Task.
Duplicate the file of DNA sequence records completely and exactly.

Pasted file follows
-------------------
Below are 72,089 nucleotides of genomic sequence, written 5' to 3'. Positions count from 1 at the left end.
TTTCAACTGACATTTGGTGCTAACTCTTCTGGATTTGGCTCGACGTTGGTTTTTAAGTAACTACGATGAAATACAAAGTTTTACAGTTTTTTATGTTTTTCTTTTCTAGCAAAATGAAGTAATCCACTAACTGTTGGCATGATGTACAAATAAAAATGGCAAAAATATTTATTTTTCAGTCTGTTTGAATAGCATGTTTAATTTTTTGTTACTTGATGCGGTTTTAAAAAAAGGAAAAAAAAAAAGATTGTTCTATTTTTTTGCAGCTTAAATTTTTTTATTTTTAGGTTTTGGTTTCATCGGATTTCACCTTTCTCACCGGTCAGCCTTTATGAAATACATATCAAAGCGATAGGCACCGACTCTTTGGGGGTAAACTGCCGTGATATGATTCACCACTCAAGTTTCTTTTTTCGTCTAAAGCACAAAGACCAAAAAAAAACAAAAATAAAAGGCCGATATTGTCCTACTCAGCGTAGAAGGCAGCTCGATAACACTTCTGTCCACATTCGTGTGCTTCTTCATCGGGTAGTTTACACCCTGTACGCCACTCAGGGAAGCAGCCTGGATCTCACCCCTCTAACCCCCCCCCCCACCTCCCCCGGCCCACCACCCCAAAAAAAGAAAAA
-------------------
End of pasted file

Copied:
Below are 72,089 nucleotides of genomic sequence, written 5' to 3'. Positions count from 1 at the left end.
TTTCAACTGACATTTGGTGCTAACTCTTCTGGATTTGGCTCGACGTTGGTTTTTAAGTAACTACGATGAAATACAAAGTTTTACAGTTTTTTATGTTTTTCTTTTCTAGCAAAATGAAGTAATCCACTAACTGTTGGCATGATGTACAAATAAAAATGGCAAAAATATTTATTTTTCAGTCTGTTTGAATAGCATGTTTAATTTTTTGTTACTTGATGCGGTTTTAAAAAAAGGAAAAAAAAAAAGATTGTTCTATTTTTTTGCAGCTTAAATTTTTTTATTTTTAGGTTTTGGTTTCATCGGATTTCACCTTTCTCACCGGTCAGCCTTTATGAAATACATATCAAAGCGATAGGCACCGACTCTTTGGGGGTAAACTGCCGTGATATGATTCACCACTCAAGTTTCTTTTTTCGTCTAAAGCACAAAGACCAAAAAAAAACAAAAATAAAAGGCCGATATTGTCCTACTCAGCGTAGAAGGCAGCTCGATAACACTTCTGTCCACATTCGTGTGCTTCTTCATCGGGTAGTTTACACCCTGTACGCCACTCAGGGAAGCAGCCTGGATCTCACCCCTCTAACCCCCCCCCCCACCTCCCCCGGCCCACCACCCCAAAAAAAGAAAAA